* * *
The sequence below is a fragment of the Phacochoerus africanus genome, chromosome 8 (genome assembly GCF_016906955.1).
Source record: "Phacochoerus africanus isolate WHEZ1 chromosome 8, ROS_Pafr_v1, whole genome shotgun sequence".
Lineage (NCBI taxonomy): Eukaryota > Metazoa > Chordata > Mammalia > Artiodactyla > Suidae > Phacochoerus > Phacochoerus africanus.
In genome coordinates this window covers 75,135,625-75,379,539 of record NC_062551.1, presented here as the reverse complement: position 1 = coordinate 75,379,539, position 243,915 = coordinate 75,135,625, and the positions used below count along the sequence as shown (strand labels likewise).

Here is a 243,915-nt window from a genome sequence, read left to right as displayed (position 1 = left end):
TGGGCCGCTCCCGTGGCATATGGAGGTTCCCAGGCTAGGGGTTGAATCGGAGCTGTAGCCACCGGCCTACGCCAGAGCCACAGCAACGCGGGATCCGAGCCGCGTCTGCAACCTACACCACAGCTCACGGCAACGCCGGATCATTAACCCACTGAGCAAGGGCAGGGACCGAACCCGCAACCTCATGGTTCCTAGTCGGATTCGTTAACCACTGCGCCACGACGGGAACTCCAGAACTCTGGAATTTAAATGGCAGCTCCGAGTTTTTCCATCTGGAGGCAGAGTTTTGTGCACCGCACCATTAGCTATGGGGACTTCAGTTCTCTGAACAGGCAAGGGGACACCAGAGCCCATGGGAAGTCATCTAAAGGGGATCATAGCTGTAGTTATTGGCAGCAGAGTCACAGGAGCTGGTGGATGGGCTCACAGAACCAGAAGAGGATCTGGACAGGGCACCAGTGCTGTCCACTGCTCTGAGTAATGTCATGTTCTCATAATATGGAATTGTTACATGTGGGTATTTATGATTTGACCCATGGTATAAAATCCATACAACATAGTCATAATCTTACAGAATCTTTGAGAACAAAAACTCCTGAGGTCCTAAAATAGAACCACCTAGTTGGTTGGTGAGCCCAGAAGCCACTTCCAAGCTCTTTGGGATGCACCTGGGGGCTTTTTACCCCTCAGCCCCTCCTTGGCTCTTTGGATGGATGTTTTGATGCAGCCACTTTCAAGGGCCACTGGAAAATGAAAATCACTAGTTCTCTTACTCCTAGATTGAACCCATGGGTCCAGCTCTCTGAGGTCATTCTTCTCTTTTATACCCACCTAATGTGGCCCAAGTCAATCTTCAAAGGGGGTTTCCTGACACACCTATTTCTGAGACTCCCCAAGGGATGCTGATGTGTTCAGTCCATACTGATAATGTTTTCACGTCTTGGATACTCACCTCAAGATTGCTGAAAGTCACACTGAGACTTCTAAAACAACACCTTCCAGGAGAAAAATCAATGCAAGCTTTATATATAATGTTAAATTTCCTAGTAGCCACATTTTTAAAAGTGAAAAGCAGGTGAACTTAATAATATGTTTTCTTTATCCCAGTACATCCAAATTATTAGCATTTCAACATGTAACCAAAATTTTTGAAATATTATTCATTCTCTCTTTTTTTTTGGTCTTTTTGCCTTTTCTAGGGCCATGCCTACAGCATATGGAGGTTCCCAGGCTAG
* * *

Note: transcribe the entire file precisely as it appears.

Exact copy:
The sequence below is a fragment of the Phacochoerus africanus genome, chromosome 8 (genome assembly GCF_016906955.1).
Source record: "Phacochoerus africanus isolate WHEZ1 chromosome 8, ROS_Pafr_v1, whole genome shotgun sequence".
Lineage (NCBI taxonomy): Eukaryota > Metazoa > Chordata > Mammalia > Artiodactyla > Suidae > Phacochoerus > Phacochoerus africanus.
In genome coordinates this window covers 75,135,625-75,379,539 of record NC_062551.1, presented here as the reverse complement: position 1 = coordinate 75,379,539, position 243,915 = coordinate 75,135,625, and the positions used below count along the sequence as shown (strand labels likewise).

Here is a 243,915-nt window from a genome sequence, read left to right as displayed (position 1 = left end):
TGGGCCGCTCCCGTGGCATATGGAGGTTCCCAGGCTAGGGGTTGAATCGGAGCTGTAGCCACCGGCCTACGCCAGAGCCACAGCAACGCGGGATCCGAGCCGCGTCTGCAACCTACACCACAGCTCACGGCAACGCCGGATCATTAACCCACTGAGCAAGGGCAGGGACCGAACCCGCAACCTCATGGTTCCTAGTCGGATTCGTTAACCACTGCGCCACGACGGGAACTCCAGAACTCTGGAATTTAAATGGCAGCTCCGAGTTTTTCCATCTGGAGGCAGAGTTTTGTGCACCGCACCATTAGCTATGGGGACTTCAGTTCTCTGAACAGGCAAGGGGACACCAGAGCCCATGGGAAGTCATCTAAAGGGGATCATAGCTGTAGTTATTGGCAGCAGAGTCACAGGAGCTGGTGGATGGGCTCACAGAACCAGAAGAGGATCTGGACAGGGCACCAGTGCTGTCCACTGCTCTGAGTAATGTCATGTTCTCATAATATGGAATTGTTACATGTGGGTATTTATGATTTGACCCATGGTATAAAATCCATACAACATAGTCATAATCTTACAGAATCTTTGAGAACAAAAACTCCTGAGGTCCTAAAATAGAACCACCTAGTTGGTTGGTGAGCCCAGAAGCCACTTCCAAGCTCTTTGGGATGCACCTGGGGGCTTTTTACCCCTCAGCCCCTCCTTGGCTCTTTGGATGGATGTTTTGATGCAGCCACTTTCAAGGGCCACTGGAAAATGAAAATCACTAGTTCTCTTACTCCTAGATTGAACCCATGGGTCCAGCTCTCTGAGGTCATTCTTCTCTTTTATACCCACCTAATGTGGCCCAAGTCAATCTTCAAAGGGGGTTTCCTGACACACCTATTTCTGAGACTCCCCAAGGGATGCTGATGTGTTCAGTCCATACTGATAATGTTTTCACGTCTTGGATACTCACCTCAAGATTGCTGAAAGTCACACTGAGACTTCTAAAACAACACCTTCCAGGAGAAAAATCAATGCAAGCTTTATATATAATGTTAAATTTCCTAGTAGCCACATTTTTAAAAGTGAAAAGCAGGTGAACTTAATAATATGTTTTCTTTATCCCAGTACATCCAAATTATTAGCATTTCAACATGTAACCAAAATTTTTGAAATATTATTCATTCTCTCTTTTTTTTTGGTCTTTTTGCCTTTTCTAGGGCCATGCCTACAGCATATGGAGGTTCCCAGGCTAG